Canada (A.G.) v. Childs, A-418-97, May 26, 1998 (F.C.A.)   Judgment Of The Federal Court Of Appeal

An Umpire may only consider those questions and issues which were raised before the Board of Referees.

Canada (A.G.) v. Girard, A-6-97, September 18, 1997 (F.C.A.)   Judgment Of The Federal Court Of Appeal
Hamilton v. Canada (A.G) (1988), 91 N.R. 145 (F.C.A.) A-175-87 Judgment Of The Federal Court Of Appeal

The formal rules of evidence developed for the smooth functioning of Courts should not be strictly applied to hearings before the Umpire. The principles of natural justice and the legislation itself suggests that submissions by claimants should be accepted very liberally at all levels of the appeal and review process.

Dubois v. Canada (Employment Insurance Commission), A-728-97, May 29, 1998 (F.C.A.)   Judgment Of The Federal Court Of Appeal

V. Review of Umpire's Decision

An Umpire's decision is final and not subject to appeal or review by any Court except in accordance with the Federal Court Act.

Section 118 Employment Insurance Act
Employment Insurance Act
Section 28 Federal Court Act   Federal Court Act

The powers of the Federal Court of Appeal under section 28 of the Federal Court Act are limited to overseeing and controlling the legality of decisions of administrative bodies, and to referring matters back to those bodies for re-determination, with directions where appropriate. The Federal Court of Appeal may decide a jurisdictional question, but it may not make a final determination on the question to be addressed.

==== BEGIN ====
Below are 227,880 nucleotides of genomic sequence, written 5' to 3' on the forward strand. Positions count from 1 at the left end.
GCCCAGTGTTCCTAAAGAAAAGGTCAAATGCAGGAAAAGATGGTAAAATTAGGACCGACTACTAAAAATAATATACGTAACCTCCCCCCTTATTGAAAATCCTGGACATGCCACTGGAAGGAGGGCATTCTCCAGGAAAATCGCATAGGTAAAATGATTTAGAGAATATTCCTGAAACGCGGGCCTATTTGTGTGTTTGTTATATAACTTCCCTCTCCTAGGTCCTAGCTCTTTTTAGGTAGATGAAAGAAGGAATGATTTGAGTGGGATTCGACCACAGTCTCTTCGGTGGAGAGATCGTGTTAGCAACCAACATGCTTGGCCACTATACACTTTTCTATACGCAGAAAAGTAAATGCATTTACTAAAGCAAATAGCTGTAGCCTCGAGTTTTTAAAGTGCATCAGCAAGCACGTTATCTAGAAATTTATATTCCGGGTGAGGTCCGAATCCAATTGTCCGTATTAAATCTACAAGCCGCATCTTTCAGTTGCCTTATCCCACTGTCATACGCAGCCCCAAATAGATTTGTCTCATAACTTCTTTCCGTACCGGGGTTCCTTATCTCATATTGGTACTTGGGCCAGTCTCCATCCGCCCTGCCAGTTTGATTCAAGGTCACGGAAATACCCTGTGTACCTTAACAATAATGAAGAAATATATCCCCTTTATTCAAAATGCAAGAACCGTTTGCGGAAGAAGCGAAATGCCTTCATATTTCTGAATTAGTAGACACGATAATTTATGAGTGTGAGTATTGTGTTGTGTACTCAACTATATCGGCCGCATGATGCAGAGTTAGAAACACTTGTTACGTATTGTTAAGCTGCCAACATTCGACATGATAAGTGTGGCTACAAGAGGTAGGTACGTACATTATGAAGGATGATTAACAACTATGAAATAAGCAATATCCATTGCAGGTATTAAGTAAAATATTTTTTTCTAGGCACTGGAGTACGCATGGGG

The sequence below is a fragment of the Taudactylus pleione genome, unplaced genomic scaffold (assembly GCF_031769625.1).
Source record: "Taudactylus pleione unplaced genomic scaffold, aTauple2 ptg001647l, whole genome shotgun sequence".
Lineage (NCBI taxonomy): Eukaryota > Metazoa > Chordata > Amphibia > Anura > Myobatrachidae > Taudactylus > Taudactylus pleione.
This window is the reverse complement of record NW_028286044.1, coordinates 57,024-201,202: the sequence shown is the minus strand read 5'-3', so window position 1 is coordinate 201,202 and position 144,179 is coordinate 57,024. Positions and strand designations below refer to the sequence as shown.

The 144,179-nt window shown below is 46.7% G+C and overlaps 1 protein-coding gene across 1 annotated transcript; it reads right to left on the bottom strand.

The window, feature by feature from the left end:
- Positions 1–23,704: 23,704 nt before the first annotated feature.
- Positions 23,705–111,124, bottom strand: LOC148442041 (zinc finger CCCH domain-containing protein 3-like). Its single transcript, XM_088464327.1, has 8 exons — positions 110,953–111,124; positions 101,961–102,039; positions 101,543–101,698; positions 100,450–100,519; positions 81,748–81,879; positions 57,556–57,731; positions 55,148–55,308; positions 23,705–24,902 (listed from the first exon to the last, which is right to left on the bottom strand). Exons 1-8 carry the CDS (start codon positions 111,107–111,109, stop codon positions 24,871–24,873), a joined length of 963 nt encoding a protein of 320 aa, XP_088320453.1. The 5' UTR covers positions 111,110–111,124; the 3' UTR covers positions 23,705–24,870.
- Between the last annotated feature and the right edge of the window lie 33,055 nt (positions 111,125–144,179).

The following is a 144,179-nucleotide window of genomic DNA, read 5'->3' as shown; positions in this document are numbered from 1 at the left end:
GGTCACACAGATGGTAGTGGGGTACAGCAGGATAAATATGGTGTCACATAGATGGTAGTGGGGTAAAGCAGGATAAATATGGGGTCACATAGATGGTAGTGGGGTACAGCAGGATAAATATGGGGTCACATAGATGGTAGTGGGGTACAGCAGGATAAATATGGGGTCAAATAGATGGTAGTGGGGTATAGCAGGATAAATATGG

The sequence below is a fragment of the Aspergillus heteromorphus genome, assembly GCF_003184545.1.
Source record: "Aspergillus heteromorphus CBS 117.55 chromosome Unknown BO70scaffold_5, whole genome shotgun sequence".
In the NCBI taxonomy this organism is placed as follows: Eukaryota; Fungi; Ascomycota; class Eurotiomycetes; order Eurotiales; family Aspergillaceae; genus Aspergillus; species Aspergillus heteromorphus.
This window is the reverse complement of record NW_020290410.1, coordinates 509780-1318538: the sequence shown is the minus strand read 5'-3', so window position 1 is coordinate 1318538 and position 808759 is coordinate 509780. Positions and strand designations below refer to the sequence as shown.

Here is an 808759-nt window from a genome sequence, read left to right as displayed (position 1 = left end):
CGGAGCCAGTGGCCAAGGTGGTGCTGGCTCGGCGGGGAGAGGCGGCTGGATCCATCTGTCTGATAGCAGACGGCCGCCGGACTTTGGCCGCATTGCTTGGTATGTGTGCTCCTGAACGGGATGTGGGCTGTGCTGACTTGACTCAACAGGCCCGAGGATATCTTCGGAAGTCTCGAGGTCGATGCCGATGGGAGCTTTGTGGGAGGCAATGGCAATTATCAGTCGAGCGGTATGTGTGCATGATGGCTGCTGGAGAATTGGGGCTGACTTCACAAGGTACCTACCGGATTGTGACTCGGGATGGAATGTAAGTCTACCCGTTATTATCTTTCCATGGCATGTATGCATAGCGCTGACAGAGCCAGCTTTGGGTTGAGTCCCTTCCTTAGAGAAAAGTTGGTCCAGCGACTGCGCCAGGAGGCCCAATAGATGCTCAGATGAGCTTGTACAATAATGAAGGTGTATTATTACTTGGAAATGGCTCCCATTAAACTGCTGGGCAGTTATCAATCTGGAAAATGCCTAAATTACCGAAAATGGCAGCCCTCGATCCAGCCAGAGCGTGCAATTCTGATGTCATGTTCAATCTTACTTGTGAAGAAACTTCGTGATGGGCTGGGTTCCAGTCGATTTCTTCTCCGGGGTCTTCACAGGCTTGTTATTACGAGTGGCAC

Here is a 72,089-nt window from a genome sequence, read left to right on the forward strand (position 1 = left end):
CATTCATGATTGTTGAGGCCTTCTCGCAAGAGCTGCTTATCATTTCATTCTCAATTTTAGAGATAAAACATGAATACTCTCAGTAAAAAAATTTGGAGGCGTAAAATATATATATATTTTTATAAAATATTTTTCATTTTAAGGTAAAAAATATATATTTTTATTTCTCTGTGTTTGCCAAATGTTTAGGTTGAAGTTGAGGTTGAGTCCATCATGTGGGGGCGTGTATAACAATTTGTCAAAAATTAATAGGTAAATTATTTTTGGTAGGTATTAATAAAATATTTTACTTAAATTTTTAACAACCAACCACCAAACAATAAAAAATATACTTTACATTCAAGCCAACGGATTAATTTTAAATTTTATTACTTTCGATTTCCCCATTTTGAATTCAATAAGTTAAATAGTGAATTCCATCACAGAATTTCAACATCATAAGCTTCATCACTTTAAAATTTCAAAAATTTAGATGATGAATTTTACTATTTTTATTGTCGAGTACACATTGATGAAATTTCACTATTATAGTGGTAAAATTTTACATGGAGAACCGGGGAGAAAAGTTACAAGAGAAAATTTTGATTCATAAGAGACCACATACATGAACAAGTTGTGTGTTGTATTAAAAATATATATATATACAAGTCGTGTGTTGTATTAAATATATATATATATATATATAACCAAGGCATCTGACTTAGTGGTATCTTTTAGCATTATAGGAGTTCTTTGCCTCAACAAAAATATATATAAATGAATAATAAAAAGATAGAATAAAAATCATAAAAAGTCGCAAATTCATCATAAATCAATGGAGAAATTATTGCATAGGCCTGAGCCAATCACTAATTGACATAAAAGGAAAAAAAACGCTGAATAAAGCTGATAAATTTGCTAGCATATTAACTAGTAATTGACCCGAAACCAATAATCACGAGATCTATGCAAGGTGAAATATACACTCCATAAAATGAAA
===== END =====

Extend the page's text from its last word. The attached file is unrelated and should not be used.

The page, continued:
Williams v. Canada (A.G.), A-761-90, March 27, 1992 (F.C.A.)   Judgment Of The Federal Court Of Appeal
Keagan v. Canada (A.G.), A-762-90, March 27, 1992 (F.C.A.)   Judgment Of The Federal Court Of Appeal
Tetreault-Gadoury v. C.E.I.C., [1991] 2 S.C.R. 22 (S.C.C.) File no. 21222   Judgement Of The Supreme Court Of Canada

The Federal Court of Appeal may interfere with an Umpire's finding of fact only if they are erroneous findings made in a perverse or capricious manner, or without regard to the material before the Umpire.

Canada (A.G.) v. Norman, [2002] F.C.J. No. 1530 (F.C.A.) A-500-01 Judgment Of The Federal Court Of Appeal

VI. Related Topics